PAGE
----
Skip to Content

  • Print

Paying for hip replacement surgery

Description

Hip replacement and care can be costly. Most health plans cover much of these costs. But finding out the cost weeks before surgery can save you hassle and money afterwards.

What will hip replacement surgery cost?

The cost of hip replacement may vary in different parts of the United States. It can also vary between different hospitals and surgeons.

The average cost for hip replacement surgery without any insurance in the United States is about $30,000. However, depending upon where you live, it could cost as little as $16,000 or as much as $70,000. The cost can vary even within each area of the country.

In general, this cost includes:

  • Visits with your orthopedic surgeon before surgery, including a physical exam and medical history.
  • Surgeon fees for the surgery itself.
  • Cost of care while you're in the hospital after surgery.

Serious complications during or after surgery, may add an extra cost -- up to many times the cost of surgery.

Other care you receive can also add to the cost. This may include:

  • Fees from the anesthesiologist (the doctor who will give you anesthesia, the medicine that will make you unable to feel pain during surgery).
  • Blood tests and x-rays that are done before and after your surgery.
  • Medicines or supplies you need during recovery. 

Talk to your insurance company

Most health insurance plans and Medicare will pay for the costs of your hip replacement surgery. Your surgeon's office and the hospital will often call your insurance company themselves.

Even if your insurance covers your surgery, you may still need to pay part of your bill. Most insurance plans, including Medicare, have what are called copays, coinsurance, deductibles, or out-of-pocket expenses. These are the fees you must pay.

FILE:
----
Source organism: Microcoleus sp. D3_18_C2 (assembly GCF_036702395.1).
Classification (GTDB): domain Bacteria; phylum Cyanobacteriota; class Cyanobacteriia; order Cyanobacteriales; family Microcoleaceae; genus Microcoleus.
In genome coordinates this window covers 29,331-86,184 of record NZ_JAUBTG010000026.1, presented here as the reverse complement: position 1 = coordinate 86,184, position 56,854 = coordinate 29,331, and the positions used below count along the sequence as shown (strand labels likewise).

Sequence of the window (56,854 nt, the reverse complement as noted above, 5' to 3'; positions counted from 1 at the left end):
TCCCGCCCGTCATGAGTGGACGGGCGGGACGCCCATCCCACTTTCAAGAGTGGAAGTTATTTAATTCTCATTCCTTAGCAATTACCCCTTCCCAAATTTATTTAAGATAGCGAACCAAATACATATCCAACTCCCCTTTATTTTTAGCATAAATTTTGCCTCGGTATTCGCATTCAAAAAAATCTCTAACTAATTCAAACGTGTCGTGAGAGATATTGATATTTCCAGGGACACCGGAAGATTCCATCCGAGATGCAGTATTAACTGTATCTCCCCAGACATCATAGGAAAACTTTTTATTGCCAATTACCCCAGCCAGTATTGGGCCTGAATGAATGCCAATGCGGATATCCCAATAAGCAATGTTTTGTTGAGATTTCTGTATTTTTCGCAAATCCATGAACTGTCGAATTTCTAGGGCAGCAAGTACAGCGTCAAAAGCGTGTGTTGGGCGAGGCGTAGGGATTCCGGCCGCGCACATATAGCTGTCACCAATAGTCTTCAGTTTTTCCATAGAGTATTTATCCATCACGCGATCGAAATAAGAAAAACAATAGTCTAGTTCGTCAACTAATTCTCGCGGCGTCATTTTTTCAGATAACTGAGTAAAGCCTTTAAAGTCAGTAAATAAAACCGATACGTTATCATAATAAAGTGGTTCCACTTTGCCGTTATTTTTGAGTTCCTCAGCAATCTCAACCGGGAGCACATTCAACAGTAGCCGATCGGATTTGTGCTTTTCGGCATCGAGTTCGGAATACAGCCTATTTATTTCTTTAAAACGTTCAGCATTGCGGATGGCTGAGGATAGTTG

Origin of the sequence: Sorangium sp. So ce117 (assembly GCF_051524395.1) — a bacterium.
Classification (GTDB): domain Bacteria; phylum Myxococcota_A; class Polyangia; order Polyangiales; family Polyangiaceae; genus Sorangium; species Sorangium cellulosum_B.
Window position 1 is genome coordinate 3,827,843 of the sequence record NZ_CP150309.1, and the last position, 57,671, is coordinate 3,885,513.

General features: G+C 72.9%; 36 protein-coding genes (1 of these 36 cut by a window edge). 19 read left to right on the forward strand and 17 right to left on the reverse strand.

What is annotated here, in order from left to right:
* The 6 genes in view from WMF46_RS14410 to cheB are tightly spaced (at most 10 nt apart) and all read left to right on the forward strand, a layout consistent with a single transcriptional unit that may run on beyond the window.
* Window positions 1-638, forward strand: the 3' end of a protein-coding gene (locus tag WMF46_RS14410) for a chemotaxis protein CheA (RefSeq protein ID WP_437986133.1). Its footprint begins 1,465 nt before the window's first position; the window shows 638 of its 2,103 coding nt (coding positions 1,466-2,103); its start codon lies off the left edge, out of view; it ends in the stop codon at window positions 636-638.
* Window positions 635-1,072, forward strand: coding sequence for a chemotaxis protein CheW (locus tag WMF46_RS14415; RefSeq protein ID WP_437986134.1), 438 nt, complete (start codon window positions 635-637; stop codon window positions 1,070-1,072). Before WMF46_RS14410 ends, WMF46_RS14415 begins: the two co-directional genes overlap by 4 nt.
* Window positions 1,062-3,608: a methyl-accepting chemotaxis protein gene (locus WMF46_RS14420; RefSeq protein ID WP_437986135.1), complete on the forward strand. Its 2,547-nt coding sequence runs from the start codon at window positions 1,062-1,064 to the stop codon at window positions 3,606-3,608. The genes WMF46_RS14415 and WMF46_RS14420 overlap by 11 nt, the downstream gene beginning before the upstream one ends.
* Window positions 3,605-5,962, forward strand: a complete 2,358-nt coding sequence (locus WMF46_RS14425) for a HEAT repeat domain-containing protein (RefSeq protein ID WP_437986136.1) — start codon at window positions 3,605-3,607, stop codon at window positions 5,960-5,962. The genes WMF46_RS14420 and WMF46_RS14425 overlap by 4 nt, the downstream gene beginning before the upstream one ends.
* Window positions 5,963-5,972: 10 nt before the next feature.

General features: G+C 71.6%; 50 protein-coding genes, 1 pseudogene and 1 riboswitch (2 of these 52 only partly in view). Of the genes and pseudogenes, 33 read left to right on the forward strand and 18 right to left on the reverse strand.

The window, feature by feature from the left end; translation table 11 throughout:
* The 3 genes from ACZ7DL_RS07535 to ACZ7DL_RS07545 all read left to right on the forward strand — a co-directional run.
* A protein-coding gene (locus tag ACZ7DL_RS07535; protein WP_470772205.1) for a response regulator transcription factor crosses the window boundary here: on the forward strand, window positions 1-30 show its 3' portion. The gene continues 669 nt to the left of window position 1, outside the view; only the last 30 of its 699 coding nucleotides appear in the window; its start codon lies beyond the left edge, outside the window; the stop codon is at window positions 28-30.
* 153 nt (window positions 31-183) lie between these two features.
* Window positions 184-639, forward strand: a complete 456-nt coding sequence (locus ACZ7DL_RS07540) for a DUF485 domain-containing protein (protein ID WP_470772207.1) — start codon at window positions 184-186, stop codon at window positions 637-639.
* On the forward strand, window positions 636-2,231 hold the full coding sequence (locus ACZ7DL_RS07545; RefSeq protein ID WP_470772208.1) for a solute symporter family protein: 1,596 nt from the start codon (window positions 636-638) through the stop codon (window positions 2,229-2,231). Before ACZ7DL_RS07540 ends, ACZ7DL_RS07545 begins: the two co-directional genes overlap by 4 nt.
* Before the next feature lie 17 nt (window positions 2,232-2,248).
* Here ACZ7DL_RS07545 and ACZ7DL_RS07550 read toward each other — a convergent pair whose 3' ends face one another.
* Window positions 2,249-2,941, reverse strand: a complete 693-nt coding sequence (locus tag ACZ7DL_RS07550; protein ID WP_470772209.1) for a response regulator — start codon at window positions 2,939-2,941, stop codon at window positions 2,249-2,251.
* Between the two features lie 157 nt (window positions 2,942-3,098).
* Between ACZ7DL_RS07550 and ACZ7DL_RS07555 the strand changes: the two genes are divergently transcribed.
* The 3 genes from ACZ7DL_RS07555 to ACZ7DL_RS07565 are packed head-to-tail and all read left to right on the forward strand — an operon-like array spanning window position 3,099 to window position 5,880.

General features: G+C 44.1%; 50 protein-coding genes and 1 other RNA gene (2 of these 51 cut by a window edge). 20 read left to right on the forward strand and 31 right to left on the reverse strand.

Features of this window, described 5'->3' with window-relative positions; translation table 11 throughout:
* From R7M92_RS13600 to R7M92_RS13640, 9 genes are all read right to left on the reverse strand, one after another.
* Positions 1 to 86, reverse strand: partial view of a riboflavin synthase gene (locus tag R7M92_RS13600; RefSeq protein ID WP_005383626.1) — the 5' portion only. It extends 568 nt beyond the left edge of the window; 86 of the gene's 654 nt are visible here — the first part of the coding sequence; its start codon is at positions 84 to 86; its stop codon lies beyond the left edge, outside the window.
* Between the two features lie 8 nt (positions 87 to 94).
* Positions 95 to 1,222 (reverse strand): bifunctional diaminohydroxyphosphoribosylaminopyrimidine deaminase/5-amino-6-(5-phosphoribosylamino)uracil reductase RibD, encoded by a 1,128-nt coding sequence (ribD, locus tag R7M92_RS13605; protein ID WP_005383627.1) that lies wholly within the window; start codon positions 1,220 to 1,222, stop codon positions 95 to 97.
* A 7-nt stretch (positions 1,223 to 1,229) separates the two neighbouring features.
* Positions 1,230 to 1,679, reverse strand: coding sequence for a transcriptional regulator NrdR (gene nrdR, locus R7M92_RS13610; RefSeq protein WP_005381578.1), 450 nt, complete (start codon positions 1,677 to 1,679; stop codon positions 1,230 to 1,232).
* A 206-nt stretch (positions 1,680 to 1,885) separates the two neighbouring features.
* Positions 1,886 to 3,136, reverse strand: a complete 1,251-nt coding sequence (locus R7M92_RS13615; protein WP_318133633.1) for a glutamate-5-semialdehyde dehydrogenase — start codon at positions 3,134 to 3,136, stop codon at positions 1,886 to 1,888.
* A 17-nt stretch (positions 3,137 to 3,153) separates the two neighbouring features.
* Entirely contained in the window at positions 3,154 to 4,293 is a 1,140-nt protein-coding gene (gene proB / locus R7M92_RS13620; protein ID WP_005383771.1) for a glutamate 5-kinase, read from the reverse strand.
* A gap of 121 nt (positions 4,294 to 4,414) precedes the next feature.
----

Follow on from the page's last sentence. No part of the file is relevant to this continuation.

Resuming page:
Often, your surgeon and the hospital can tell you how much of the costs are covered and what you will need to pay yourself.

Items your insurance may often NOT pay for include:

  • Changes to your home, such as handrails, special pillows or pads, or equipment to help you reach or pick up items in your home
  • Special canes or walkers

How to find out what your insurance or Medicare will pay for

Sometimes, your insurance will not pay for care unless they approved it before the care occurred. This is called preauthorization.

Find out exactly what your insurance company will cover ahead of time. Get answers to these questions:

  • Is the type of surgery you are having covered? Sometimes, newer methods for doing hip replacement may not be covered.
  • Is there any exclusion to hip replacement surgery in your plan? In other words, are there any hip replacement surgeries your insurance does NOT cover?
  • Does your surgeon and hospital have a contract with your health insurance plan? If they don't, your insurance may not pay for you to use this surgeon and hospital. Or they may not pay for as much of the bill.
  • Are physical therapy, home health nurses or aides, and other services after you go home covered? You may need this after you go home.
  • If you are going to a skilled nursing facility to recover after your hospital stay, ask if your insurance covers the stay and the facility you have chosen and also for how long.

If your insurance company denies or refuses to cover your surgery, you can appeal this decision. Find out why your coverage was ended and submit an appeal.

Remember, you should do ALL of this long before you go to the hospital for surgery.

Rate This Page
Tell Us What you think
Review Date: 12/31/2018

Reviewed By: C. Benjamin Ma, MD, Professor, Chief, Sports Medicine and Shoulder Service, UCSF Department of Orthopaedic Surgery, San Francisco, CA. Also reviewed by David Zieve, MD, MHA, Medical Director, Brenda Conaway, Editorial Director, and the A.D.A.M. Editorial team.

View References: View References

The information provided herein should not be used during any medical emergency or for the diagnosis or treatment of any medical condition. A licensed medical professional should be consulted for diagnosis and treatment of any and all medical conditions. Links to other sites are provided for information only -- they do not constitute endorsements of those other sites. © 1997- A.D.A.M., a business unit of Ebix, Inc. Any duplication or distribution of the information contained herein is strictly prohibited.

A.D.A.M. content is best viewed in IE9 or above, Firefox and Google Chrome browser.